Theses Doctoral

Early-Career Art Teacher Educators’ Professional Tensions as Catalysts for Growth: A Phenomenological Multi-Case Study

Johnson, Nicole Pamela

University-based teacher educators’ first three years on the job are often imbued with tension, as they must renegotiate their professional identities and pedagogical philosophies in relation to ambiguous and sometimes conflicting expectations of what they should do and stand for in this role. As role models for aspiring art teachers, art teacher educators have a powerful influence on their pre-service students’ views of teaching, and on their emergent professional dispositions. However, despite the moral and intellectual significance of their work, and the diversity of their identities and work contexts, research on this population is limited and does not reflect current demographics in the field. While existing studies suggest some of the tensions that art teacher educators—both new and veteran—face on the job, research has not yet explored how new faculty members, specifically, experience their earliest years in the role nor how they learn to develop personally authentic art teacher education pedagogy. This qualitative multi-case study responds to these gaps in the literature, and to the understanding that new knowledge-for-practice is often generated within spaces of creative tension such as career transition.

The study participants were eight full-time art education faculty members with less than three years in the role. Individual and cross-case analysis of data collected through semi-structured interviews, qualitative questionnaires, and reflective tasks, revealed that participants’ tensions were predominantly influenced by discrepancies between (1) their established occupational roles/identities and practices, and expectations placed upon them in the art teacher educator role that they had not fully anticipated, and (2) their own, and others’ art-education-related (ideological) values. Most of the participants identified strongly with discipline-specific values (e.g., being grounded in activism and arts-informed social justice). These values functioned as core elements of their professional identities and of their teaching, research, and scholarship. However, in some cases, there were difficulties in translating these values into effective art teacher education pedagogical content knowledge.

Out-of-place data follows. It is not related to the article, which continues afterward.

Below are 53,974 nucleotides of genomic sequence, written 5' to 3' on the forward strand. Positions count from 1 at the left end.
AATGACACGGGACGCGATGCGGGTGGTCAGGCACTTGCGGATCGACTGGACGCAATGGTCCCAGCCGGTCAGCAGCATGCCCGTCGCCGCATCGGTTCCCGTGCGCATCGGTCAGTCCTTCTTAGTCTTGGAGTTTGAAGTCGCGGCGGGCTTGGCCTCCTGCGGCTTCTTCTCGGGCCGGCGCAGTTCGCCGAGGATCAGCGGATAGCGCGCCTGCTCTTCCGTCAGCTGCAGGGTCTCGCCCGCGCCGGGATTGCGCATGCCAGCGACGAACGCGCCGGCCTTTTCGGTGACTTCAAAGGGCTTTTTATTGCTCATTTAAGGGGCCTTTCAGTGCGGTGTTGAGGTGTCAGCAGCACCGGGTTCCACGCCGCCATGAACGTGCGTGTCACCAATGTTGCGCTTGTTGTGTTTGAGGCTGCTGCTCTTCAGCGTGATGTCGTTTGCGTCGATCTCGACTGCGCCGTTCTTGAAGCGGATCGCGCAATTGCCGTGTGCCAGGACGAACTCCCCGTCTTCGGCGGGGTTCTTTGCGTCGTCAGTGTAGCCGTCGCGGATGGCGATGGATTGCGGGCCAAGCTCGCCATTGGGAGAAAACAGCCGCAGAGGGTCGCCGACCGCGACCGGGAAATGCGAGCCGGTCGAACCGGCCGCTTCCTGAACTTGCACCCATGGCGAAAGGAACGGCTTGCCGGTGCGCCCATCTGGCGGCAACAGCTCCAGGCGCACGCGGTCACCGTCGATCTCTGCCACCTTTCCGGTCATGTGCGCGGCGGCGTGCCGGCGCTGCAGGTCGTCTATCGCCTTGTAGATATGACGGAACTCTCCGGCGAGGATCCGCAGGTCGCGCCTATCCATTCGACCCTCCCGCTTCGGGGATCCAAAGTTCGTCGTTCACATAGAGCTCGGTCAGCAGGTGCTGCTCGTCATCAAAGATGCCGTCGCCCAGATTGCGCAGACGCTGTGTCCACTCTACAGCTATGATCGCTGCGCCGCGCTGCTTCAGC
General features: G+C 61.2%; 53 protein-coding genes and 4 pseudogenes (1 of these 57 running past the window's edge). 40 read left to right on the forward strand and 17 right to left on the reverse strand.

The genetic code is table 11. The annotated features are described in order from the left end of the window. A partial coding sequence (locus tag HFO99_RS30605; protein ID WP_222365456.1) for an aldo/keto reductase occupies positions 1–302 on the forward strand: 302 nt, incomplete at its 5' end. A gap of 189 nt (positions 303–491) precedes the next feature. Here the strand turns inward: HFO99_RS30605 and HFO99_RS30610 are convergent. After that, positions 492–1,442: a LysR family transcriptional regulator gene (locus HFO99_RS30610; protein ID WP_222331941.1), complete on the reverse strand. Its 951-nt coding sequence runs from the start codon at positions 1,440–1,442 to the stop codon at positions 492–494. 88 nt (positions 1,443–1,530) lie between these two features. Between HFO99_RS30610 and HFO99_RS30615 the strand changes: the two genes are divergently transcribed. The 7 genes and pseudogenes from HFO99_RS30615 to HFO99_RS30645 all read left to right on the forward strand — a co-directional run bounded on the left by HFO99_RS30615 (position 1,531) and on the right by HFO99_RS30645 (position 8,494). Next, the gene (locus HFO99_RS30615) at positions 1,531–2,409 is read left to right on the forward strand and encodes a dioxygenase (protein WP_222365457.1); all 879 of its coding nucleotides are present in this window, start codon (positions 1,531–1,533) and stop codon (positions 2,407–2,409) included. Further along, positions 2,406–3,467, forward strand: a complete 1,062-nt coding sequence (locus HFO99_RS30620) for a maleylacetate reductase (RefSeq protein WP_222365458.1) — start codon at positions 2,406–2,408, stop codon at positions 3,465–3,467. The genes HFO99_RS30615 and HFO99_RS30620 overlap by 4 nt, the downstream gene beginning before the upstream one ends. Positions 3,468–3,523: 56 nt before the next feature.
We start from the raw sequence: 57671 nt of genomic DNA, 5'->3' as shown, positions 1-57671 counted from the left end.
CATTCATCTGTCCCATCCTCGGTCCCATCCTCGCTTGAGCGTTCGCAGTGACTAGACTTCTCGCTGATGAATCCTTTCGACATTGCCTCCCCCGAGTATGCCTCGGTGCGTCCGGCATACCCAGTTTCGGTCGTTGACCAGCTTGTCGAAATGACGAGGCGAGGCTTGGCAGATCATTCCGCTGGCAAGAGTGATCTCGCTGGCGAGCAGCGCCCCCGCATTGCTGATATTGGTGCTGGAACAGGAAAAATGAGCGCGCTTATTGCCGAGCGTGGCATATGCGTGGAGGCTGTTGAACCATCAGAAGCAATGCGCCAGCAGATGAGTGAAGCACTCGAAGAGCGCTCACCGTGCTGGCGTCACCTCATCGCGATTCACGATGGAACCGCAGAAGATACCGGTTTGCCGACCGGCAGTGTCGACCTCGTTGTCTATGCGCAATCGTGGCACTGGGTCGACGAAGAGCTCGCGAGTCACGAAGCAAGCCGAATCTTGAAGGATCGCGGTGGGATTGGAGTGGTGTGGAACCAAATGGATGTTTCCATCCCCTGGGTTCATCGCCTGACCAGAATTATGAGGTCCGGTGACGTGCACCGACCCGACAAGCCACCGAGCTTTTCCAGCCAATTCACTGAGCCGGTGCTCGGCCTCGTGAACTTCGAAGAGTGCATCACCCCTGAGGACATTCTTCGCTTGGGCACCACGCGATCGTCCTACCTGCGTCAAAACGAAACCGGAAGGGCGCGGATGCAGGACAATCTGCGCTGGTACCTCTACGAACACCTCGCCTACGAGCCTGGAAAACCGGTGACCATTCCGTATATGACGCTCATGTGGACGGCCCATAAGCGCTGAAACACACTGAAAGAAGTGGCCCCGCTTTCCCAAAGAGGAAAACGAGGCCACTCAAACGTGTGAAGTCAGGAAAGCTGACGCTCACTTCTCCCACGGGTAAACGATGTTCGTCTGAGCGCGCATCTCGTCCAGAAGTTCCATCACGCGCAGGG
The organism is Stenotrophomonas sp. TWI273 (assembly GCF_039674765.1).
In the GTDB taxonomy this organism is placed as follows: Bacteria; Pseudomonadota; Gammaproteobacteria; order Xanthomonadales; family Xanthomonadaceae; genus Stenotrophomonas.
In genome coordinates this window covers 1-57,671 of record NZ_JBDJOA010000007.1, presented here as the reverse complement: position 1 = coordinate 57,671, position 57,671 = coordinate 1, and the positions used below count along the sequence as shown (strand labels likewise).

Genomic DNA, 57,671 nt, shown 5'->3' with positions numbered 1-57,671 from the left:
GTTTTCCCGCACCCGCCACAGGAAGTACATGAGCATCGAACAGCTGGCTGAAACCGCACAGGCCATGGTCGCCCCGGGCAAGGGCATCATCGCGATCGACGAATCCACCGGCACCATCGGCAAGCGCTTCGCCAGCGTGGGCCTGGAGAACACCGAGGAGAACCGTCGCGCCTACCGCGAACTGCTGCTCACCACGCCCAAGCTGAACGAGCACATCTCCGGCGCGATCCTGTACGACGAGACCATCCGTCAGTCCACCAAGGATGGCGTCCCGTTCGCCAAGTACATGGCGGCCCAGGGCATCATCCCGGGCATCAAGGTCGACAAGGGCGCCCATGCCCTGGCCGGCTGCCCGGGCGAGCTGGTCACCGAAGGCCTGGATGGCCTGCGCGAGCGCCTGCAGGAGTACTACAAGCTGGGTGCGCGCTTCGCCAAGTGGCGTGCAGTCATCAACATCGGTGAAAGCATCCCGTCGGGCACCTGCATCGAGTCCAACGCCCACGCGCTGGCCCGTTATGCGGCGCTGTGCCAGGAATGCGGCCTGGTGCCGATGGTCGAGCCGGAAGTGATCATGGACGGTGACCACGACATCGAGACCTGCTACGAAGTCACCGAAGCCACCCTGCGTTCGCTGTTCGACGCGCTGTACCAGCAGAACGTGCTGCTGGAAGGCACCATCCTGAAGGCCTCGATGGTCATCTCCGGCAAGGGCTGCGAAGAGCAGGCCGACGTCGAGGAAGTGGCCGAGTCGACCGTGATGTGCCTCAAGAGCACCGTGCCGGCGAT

The data analysis suggested that through reflecting on tensions, participants gained increased professional self-understanding and keener awareness of the forces that enable or constrain the enactment of their personal pedagogical values. Additionally, the data suggest that greater intentional preparation and support for this role (particularly mentorship that validates their established identities and backgrounds) prior to and during the early years, could greatly benefit art teacher educators’ adjustments into the academy and facilitate their building of pedagogical content knowledge for this role.


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More About This Work

Academic Units
Arts and Humanities
Thesis Advisors
Hafeli, Mary Claire
Burton, Judith M.
Ed.D., Teachers College, Columbia University
Published Here
July 16, 2021